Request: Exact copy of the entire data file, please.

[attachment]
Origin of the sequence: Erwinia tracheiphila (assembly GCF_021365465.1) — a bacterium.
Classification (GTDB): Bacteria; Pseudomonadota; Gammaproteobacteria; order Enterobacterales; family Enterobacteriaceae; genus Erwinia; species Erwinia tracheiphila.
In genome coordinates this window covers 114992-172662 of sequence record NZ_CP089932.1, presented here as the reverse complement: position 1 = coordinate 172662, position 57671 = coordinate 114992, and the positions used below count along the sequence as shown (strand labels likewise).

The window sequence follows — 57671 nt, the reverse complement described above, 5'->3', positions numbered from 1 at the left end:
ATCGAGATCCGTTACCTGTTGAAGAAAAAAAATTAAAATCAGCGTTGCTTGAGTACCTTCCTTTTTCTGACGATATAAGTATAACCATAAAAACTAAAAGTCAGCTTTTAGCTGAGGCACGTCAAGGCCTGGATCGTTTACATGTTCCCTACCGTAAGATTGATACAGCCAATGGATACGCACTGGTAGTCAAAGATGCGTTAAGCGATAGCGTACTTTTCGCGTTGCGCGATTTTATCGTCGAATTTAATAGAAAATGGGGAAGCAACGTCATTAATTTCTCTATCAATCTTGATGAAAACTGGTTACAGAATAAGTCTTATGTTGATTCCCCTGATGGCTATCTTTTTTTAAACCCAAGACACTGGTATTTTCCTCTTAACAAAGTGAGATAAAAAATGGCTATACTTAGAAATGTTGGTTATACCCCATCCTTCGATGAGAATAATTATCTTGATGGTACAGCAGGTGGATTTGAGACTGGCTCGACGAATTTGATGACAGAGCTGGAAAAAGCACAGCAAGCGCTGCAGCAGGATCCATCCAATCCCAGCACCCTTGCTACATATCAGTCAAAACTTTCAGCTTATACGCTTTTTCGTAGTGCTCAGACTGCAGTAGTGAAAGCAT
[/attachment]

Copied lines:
Origin of the sequence: Erwinia tracheiphila (assembly GCF_021365465.1) — a bacterium.
Classification (GTDB): Bacteria; Pseudomonadota; Gammaproteobacteria; order Enterobacterales; family Enterobacteriaceae; genus Erwinia; species Erwinia tracheiphila.
In genome coordinates this window covers 114992-172662 of sequence record NZ_CP089932.1, presented here as the reverse complement: position 1 = coordinate 172662, position 57671 = coordinate 114992, and the positions used below count along the sequence as shown (strand labels likewise).

The window sequence follows — 57671 nt, the reverse complement described above, 5'->3', positions numbered from 1 at the left end:
ATCGAGATCCGTTACCTGTTGAAGAAAAAAAATTAAAATCAGCGTTGCTTGAGTACCTTCCTTTTTCTGACGATATAAGTATAACCATAAAAACTAAAAGTCAGCTTTTAGCTGAGGCACGTCAAGGCCTGGATCGTTTACATGTTCCCTACCGTAAGATTGATACAGCCAATGGATACGCACTGGTAGTCAAAGATGCGTTAAGCGATAGCGTACTTTTCGCGTTGCGCGATTTTATCGTCGAATTTAATAGAAAATGGGGAAGCAACGTCATTAATTTCTCTATCAATCTTGATGAAAACTGGTTACAGAATAAGTCTTATGTTGATTCCCCTGATGGCTATCTTTTTTTAAACCCAAGACACTGGTATTTTCCTCTTAACAAAGTGAGATAAAAAATGGCTATACTTAGAAATGTTGGTTATACCCCATCCTTCGATGAGAATAATTATCTTGATGGTACAGCAGGTGGATTTGAGACTGGCTCGACGAATTTGATGACAGAGCTGGAAAAAGCACAGCAAGCGCTGCAGCAGGATCCATCCAATCCCAGCACCCTTGCTACATATCAGTCAAAACTTTCAGCTTATACGCTTTTTCGTAGTGCTCAGACTGCAGTAGTGAAAGCAT